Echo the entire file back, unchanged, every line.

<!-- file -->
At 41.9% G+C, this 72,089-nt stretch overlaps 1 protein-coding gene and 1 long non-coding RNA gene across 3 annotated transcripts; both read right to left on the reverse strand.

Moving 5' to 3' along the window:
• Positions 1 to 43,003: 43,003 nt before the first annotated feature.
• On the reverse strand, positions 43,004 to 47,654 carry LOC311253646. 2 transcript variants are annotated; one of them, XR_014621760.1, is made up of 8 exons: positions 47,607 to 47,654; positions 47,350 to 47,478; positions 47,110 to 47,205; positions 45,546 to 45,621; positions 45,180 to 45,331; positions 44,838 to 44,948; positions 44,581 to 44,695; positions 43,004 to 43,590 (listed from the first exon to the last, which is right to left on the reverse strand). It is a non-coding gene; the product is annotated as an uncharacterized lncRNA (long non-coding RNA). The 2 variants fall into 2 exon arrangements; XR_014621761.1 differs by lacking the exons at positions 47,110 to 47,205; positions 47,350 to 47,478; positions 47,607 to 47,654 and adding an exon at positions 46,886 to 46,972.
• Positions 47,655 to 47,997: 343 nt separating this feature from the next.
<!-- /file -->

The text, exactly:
At 41.9% G+C, this 72,089-nt stretch overlaps 1 protein-coding gene and 1 long non-coding RNA gene across 3 annotated transcripts; both read right to left on the reverse strand.

Moving 5' to 3' along the window:
• Positions 1 to 43,003: 43,003 nt before the first annotated feature.
• On the reverse strand, positions 43,004 to 47,654 carry LOC311253646. 2 transcript variants are annotated; one of them, XR_014621760.1, is made up of 8 exons: positions 47,607 to 47,654; positions 47,350 to 47,478; positions 47,110 to 47,205; positions 45,546 to 45,621; positions 45,180 to 45,331; positions 44,838 to 44,948; positions 44,581 to 44,695; positions 43,004 to 43,590 (listed from the first exon to the last, which is right to left on the reverse strand). It is a non-coding gene; the product is annotated as an uncharacterized lncRNA (long non-coding RNA). The 2 variants fall into 2 exon arrangements; XR_014621761.1 differs by lacking the exons at positions 47,110 to 47,205; positions 47,350 to 47,478; positions 47,607 to 47,654 and adding an exon at positions 46,886 to 46,972.
• Positions 47,655 to 47,997: 343 nt separating this feature from the next.